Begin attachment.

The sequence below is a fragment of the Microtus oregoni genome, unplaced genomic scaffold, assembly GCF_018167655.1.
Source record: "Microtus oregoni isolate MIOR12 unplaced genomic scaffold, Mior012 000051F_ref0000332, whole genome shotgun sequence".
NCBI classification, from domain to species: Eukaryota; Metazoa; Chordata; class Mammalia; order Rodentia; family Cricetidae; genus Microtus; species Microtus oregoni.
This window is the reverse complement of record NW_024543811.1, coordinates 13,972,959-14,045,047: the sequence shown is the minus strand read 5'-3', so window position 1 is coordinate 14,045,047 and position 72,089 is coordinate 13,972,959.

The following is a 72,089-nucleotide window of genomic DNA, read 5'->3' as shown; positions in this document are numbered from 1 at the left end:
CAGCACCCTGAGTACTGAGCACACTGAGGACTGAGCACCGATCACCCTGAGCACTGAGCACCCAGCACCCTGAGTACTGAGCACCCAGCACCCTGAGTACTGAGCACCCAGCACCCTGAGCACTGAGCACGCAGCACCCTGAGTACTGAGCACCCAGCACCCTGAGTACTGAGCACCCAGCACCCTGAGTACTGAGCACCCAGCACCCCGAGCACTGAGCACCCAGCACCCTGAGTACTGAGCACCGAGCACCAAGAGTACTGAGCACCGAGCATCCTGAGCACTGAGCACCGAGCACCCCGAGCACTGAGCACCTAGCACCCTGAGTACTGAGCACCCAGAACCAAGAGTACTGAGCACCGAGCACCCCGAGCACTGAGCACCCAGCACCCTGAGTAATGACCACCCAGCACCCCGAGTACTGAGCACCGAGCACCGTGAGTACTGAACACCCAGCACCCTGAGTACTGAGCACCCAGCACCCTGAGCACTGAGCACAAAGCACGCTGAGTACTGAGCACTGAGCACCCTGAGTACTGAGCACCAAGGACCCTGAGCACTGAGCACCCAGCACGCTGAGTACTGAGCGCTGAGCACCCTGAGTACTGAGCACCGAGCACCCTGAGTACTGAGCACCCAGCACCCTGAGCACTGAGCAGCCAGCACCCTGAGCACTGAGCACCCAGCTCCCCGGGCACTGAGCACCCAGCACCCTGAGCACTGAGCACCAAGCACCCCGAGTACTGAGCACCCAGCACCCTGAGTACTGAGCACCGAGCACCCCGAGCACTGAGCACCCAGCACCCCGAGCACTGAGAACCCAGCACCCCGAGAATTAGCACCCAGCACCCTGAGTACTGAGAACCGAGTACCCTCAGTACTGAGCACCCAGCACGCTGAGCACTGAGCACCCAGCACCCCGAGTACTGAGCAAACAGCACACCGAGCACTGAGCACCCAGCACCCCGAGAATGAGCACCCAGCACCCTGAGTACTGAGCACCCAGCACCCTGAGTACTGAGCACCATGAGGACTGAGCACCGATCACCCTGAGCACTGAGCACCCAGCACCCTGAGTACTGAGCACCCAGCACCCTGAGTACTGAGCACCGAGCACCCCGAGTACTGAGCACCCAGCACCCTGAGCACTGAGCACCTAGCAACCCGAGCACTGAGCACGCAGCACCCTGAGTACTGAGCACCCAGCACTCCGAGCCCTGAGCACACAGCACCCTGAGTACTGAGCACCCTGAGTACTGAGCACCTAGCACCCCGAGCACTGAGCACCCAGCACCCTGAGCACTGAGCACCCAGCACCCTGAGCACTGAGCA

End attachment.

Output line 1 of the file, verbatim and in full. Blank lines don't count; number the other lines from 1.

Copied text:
The sequence below is a fragment of the Microtus oregoni genome, unplaced genomic scaffold, assembly GCF_018167655.1.